abstractNote = {Here, we report simulation experiments estimating the uncertainties in California regional fossil fuel and biosphere CO2 exchanges that might be obtained by using an atmospheric inverse modeling system driven by the combination of ground-based observations of radiocarbon and total CO2, together with column-mean CO2 observations from NASA's Orbiting Carbon Observatory (OCO-2). The work includes an initial examination of statistical uncertainties in prior models for CO2 exchange, in radiocarbon-based fossil fuel CO2 measurements, in OCO-2 measurements, and in a regional atmospheric transport modeling system. Using these nominal assumptions for measurement and model uncertainties, we find that flask measurements of radiocarbon and total CO2 at 10 towers can be used to distinguish between different fossil fuel emission data products for major urban regions of California. We then show that the combination of flask and OCO-2 observations yields posterior uncertainties in monthly-mean fossil fuel emissions of ~5–10%, levels likely useful for policy relevant evaluation of bottom-up fossil fuel emission estimates. Similarly, we find that inversions yield uncertainties in monthly biosphere CO2 exchange of ~6%–12%, depending on season, providing useful information on net carbon uptake in California's forests and agricultural lands. Finally, initial sensitivity analysis suggests that obtaining the above results requires control of systematic biases below approximately 0.5 ppm, placing requirements on accuracy of the atmospheric measurements, background subtraction, and atmospheric transport modeling.},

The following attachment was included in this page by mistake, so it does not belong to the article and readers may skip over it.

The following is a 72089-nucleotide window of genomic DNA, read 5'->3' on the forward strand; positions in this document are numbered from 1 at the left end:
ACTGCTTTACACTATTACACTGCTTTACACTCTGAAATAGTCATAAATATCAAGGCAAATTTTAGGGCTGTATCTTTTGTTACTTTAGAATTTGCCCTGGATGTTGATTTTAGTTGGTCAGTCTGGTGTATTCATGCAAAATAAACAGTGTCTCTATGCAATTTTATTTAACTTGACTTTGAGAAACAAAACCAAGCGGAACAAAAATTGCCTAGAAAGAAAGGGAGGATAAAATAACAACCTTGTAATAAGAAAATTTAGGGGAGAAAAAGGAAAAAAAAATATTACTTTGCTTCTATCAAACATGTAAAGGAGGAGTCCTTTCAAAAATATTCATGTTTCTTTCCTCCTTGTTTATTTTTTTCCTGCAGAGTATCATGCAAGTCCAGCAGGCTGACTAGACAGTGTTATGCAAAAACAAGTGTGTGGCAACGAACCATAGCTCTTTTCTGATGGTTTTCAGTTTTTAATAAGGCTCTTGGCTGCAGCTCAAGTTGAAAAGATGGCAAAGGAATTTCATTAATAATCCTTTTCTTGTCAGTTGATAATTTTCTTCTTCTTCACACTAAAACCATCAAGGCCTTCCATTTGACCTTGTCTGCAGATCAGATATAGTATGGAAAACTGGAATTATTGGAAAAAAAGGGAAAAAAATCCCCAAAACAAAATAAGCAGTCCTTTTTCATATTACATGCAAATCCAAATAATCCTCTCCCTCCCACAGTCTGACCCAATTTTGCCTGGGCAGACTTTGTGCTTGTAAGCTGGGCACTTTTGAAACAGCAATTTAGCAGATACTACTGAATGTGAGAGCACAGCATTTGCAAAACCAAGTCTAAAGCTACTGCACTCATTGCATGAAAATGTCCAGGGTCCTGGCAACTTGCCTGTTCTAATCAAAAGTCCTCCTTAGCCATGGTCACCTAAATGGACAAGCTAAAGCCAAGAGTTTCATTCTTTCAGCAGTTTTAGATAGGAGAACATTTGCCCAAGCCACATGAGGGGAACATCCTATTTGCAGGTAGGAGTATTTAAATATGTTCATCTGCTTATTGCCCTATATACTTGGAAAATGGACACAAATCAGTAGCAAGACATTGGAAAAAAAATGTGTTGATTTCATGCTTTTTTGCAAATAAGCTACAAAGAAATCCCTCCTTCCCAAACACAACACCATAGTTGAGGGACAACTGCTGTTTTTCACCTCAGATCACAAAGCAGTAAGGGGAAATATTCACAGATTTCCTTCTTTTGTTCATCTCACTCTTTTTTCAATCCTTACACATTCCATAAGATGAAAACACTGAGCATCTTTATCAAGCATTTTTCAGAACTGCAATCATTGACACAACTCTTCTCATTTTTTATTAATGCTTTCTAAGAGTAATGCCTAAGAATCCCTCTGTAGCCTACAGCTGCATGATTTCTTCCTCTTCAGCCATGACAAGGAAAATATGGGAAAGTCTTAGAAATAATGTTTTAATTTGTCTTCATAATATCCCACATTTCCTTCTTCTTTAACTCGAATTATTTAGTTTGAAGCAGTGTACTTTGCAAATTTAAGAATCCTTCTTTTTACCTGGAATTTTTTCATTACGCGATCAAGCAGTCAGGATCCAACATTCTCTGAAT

doi = {10.1002/2016JD025617},
journal = {Journal of Geophysical Research: Atmospheres},
number = 6,
volume = 122,
place = {United States},
year = {Thu Mar 09 00:00:00 EST 2017},
month = {Thu Mar 09 00:00:00 EST 2017}
}